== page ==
Pauley Perrette is letting everyone know she’s a tough cookie.
In a video posted to Twitter Friday, the former “NCIS” star revealed she suffered a “massive stroke” last September.
“Oh my god, it’s September 2: It’s the one-year anniversary since I had a stroke,” said Perrette in the video. “Yes, I’m still here, again. How many times do I cheat death? I almost died from a hair dye allergy; I have food allergies; I am a domestic violence and a rape survivor; I was assaulted by a crazy homeless person and almost died, and I’m still here.”
She continued: “I’ve been through a lot in the last two years, things that are harder than having a stroke. But I’m still here. And I’m so grateful.”
Perrette opened up more about the health ordeal in an interview with Entertainment Tonight published Tuesday.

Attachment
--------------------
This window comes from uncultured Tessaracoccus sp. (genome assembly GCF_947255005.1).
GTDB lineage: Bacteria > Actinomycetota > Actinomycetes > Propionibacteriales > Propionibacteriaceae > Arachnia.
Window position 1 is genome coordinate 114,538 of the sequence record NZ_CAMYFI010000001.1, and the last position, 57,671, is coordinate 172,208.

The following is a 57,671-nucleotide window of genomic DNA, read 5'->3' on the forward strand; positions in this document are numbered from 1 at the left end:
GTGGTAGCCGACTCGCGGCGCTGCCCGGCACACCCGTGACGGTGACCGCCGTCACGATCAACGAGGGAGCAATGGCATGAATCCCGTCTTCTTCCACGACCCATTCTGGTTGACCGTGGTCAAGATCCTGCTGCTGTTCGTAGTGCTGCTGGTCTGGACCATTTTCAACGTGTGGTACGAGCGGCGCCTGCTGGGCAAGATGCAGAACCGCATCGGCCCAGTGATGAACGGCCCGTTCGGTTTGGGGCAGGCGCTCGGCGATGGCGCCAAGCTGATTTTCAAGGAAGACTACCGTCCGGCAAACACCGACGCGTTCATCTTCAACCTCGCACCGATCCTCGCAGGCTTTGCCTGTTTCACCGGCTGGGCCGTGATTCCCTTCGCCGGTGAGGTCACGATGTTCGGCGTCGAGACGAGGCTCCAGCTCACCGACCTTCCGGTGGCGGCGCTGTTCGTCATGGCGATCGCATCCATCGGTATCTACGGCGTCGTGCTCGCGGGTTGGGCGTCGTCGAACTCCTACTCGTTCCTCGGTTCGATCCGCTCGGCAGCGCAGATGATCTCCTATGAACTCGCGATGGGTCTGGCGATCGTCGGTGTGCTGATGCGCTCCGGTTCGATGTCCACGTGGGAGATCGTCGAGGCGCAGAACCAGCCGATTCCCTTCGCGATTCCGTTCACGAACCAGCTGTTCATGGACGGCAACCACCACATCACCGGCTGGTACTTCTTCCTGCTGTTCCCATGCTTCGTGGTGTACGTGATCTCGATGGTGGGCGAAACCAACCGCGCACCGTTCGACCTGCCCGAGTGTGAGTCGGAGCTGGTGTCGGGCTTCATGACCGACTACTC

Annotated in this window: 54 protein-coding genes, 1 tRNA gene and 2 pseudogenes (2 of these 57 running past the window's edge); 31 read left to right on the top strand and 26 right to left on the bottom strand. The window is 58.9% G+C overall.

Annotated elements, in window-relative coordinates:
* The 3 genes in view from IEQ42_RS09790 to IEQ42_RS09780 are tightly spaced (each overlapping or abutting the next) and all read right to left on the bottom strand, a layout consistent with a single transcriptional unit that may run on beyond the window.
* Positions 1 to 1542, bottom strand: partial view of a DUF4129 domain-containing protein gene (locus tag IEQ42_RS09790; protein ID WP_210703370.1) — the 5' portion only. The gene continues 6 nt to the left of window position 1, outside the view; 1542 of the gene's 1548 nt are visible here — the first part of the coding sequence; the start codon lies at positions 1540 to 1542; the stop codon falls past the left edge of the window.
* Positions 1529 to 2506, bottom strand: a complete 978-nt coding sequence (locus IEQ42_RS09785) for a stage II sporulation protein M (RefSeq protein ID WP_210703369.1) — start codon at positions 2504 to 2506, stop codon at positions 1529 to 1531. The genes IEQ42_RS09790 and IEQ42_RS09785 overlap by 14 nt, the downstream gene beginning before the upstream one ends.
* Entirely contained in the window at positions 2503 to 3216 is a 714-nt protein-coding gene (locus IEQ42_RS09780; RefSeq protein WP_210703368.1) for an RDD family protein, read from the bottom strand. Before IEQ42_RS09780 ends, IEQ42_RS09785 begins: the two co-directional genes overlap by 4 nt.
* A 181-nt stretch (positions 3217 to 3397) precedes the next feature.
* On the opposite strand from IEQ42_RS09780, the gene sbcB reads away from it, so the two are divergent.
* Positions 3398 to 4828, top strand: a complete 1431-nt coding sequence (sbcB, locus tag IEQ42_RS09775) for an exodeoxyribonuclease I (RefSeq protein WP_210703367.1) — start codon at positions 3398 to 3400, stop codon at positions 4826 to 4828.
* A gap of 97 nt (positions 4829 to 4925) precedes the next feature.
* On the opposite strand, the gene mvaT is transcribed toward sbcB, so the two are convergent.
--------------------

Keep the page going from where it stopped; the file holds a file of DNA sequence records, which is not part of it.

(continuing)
“I woke up and had no feeling on the entire right side of my body,” Perrette recalled of the stroke’s onset. “At first I thought I had just slept funny. … (I) couldn’t feel my finger touching my face, couldn’t feel my face being touched by my finger, couldn’t feel my laptop sitting on my lap, no feeling at all on the right-hand side — I could have burned myself or cut my finger off and wouldn’t have known.”
After a phone call with her doctor, Perrette went to the emergency room, where she said she was swiftly placed “on a gurney with a million things stuck in my arms and a bunch of medical people rushing me somewhere.”
“They know how serious a stroke is and how immediate care is imperative,” Perrette explained.
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A stroke takes place when “something blocks blood supply to part of the brain or when a blood vessel in the brain bursts,” according to Centers for Disease Control and Prevention. A stroke is “a serious medical condition” requiring immediate emergency care, as it can cause “lasting brain damage, long-term disability, or even death.”
Perrette said she’s “totally OK now” and is using her experience to raise awareness about the seriousness of strokes.
“(I) really want people to get educated about all signs of a stroke, especially that you can have one at any age,” Perrette said. “By knowing signs of a stroke, we can save ourselves and others.”